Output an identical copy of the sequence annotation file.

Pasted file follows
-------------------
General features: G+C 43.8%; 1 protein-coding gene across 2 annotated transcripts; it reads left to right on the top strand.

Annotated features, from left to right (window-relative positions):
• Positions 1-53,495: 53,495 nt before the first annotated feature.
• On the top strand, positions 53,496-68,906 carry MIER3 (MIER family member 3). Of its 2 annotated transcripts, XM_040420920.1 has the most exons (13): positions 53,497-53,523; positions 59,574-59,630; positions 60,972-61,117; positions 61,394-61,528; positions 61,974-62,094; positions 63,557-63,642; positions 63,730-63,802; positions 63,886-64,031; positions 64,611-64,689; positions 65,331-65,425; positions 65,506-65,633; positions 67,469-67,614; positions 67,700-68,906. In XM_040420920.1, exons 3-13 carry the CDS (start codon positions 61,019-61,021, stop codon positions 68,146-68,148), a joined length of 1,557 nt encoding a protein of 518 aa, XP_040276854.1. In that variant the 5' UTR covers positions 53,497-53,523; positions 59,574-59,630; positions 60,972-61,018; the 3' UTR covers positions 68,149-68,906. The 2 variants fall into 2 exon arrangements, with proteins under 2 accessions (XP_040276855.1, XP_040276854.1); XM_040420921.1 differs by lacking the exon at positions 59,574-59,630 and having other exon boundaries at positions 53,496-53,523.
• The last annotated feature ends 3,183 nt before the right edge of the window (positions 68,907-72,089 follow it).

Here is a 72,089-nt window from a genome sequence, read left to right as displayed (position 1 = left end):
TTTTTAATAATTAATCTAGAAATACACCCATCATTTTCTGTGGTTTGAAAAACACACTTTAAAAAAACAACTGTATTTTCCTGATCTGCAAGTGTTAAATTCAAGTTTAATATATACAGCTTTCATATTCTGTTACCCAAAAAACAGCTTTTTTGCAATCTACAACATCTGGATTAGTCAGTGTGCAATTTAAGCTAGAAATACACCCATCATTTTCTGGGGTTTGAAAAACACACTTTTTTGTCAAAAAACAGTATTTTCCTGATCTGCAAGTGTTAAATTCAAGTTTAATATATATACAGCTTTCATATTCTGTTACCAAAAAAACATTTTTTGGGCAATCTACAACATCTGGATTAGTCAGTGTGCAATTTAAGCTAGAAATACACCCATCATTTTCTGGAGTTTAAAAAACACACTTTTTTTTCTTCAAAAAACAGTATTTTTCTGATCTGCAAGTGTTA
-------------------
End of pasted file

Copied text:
General features: G+C 43.8%; 1 protein-coding gene across 2 annotated transcripts; it reads left to right on the top strand.

Annotated features, from left to right (window-relative positions):
• Positions 1-53,495: 53,495 nt before the first annotated feature.
• On the top strand, positions 53,496-68,906 carry MIER3 (MIER family member 3). Of its 2 annotated transcripts, XM_040420920.1 has the most exons (13): positions 53,497-53,523; positions 59,574-59,630; positions 60,972-61,117; positions 61,394-61,528; positions 61,974-62,094; positions 63,557-63,642; positions 63,730-63,802; positions 63,886-64,031; positions 64,611-64,689; positions 65,331-65,425; positions 65,506-65,633; positions 67,469-67,614; positions 67,700-68,906. In XM_040420920.1, exons 3-13 carry the CDS (start codon positions 61,019-61,021, stop codon positions 68,146-68,148), a joined length of 1,557 nt encoding a protein of 518 aa, XP_040276854.1. In that variant the 5' UTR covers positions 53,497-53,523; positions 59,574-59,630; positions 60,972-61,018; the 3' UTR covers positions 68,149-68,906. The 2 variants fall into 2 exon arrangements, with proteins under 2 accessions (XP_040276855.1, XP_040276854.1); XM_040420921.1 differs by lacking the exon at positions 59,574-59,630 and having other exon boundaries at positions 53,496-53,523.
• The last annotated feature ends 3,183 nt before the right edge of the window (positions 68,907-72,089 follow it).

Here is a 72,089-nt window from a genome sequence, read left to right as displayed (position 1 = left end):
TTTTTAATAATTAATCTAGAAATACACCCATCATTTTCTGTGGTTTGAAAAACACACTTTAAAAAAACAACTGTATTTTCCTGATCTGCAAGTGTTAAATTCAAGTTTAATATATACAGCTTTCATATTCTGTTACCCAAAAAACAGCTTTTTTGCAATCTACAACATCTGGATTAGTCAGTGTGCAATTTAAGCTAGAAATACACCCATCATTTTCTGGGGTTTGAAAAACACACTTTTTTGTCAAAAAACAGTATTTTCCTGATCTGCAAGTGTTAAATTCAAGTTTAATATATATACAGCTTTCATATTCTGTTACCAAAAAAACATTTTTTGGGCAATCTACAACATCTGGATTAGTCAGTGTGCAATTTAAGCTAGAAATACACCCATCATTTTCTGGAGTTTAAAAAACACACTTTTTTTTCTTCAAAAAACAGTATTTTTCTGATCTGCAAGTGTTA